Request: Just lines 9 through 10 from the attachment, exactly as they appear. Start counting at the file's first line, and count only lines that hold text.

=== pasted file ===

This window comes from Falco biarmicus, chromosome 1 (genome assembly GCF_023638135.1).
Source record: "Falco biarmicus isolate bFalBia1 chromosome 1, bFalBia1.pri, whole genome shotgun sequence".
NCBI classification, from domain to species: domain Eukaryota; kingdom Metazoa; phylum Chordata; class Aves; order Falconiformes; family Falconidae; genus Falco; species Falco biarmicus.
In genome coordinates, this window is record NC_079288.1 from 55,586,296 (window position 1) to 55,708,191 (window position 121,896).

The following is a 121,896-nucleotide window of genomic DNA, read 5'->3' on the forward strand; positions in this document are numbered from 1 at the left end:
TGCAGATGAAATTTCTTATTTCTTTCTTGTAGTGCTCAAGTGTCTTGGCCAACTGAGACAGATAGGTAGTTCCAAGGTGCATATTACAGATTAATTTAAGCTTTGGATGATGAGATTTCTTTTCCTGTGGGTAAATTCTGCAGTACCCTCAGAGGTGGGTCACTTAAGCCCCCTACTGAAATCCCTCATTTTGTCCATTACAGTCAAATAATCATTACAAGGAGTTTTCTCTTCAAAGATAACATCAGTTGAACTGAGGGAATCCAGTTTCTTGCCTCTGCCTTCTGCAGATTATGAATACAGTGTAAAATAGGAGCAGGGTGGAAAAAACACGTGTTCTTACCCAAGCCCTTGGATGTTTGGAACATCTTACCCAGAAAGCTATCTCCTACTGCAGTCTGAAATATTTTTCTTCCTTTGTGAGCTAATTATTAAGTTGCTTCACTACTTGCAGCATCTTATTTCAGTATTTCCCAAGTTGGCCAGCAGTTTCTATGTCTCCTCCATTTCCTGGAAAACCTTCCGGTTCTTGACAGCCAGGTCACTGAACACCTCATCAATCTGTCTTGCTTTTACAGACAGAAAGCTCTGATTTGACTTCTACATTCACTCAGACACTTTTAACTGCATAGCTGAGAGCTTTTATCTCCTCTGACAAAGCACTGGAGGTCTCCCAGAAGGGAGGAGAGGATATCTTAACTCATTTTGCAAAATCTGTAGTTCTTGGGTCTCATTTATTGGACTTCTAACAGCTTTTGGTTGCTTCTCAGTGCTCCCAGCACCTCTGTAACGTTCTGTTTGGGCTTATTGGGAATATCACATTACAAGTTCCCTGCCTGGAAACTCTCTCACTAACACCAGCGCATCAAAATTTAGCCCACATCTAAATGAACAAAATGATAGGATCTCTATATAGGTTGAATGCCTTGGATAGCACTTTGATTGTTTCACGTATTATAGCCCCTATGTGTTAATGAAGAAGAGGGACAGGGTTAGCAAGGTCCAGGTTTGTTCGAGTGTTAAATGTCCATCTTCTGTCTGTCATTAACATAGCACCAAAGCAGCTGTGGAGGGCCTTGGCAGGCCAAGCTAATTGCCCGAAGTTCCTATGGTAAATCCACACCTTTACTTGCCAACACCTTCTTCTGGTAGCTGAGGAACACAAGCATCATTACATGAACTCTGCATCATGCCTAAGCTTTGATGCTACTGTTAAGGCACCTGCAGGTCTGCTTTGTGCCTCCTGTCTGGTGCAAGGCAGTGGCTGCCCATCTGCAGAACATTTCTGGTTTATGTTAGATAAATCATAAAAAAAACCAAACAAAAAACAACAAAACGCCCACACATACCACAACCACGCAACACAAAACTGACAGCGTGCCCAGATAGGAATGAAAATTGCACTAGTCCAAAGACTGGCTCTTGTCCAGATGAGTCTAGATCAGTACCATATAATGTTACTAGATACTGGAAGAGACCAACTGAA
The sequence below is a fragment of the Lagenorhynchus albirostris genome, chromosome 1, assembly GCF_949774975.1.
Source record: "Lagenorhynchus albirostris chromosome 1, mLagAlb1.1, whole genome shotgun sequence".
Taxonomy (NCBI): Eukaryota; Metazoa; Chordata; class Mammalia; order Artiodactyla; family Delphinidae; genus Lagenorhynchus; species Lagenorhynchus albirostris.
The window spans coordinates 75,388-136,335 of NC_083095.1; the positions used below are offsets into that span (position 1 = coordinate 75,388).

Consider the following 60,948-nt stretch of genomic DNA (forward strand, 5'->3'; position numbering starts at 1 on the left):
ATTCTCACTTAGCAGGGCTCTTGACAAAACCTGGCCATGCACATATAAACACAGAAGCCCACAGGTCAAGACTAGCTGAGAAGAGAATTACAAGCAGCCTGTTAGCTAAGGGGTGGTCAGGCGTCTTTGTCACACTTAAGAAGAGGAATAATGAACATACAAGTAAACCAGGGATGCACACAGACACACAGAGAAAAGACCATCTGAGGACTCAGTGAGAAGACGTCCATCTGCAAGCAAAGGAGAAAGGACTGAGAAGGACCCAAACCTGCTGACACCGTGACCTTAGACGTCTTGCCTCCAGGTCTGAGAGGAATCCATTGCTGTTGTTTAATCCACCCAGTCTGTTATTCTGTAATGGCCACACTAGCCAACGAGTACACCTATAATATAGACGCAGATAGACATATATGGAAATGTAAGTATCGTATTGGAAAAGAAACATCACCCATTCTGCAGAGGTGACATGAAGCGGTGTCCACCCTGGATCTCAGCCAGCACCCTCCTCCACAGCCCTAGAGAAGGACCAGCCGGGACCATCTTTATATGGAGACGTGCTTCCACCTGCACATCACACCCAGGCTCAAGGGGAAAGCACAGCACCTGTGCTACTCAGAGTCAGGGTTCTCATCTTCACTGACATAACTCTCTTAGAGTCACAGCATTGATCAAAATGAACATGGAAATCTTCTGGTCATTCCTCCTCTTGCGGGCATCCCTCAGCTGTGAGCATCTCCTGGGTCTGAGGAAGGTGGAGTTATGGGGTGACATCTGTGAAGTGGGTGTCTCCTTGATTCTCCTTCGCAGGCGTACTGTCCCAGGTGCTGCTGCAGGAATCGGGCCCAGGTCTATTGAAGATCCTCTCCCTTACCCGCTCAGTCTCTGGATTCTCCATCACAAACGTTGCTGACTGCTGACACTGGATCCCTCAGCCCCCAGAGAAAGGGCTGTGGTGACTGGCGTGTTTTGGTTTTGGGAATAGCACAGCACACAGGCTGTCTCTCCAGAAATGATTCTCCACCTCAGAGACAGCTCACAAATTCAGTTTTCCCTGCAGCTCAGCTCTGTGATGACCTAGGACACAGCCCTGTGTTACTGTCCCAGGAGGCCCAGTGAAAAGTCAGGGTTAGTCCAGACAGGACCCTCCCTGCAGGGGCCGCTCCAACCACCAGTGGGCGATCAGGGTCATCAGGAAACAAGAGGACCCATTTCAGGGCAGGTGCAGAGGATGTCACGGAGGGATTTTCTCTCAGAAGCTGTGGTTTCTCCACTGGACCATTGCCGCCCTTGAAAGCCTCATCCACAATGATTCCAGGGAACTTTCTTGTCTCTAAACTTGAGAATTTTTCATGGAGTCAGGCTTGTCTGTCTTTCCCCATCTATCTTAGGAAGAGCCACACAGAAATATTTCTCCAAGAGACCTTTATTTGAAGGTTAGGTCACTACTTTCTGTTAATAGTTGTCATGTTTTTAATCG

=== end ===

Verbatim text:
Taxonomy (NCBI): Eukaryota; Metazoa; Chordata; class Mammalia; order Artiodactyla; family Delphinidae; genus Lagenorhynchus; species Lagenorhynchus albirostris.
The window spans coordinates 75,388-136,335 of NC_083095.1; the positions used below are offsets into that span (position 1 = coordinate 75,388).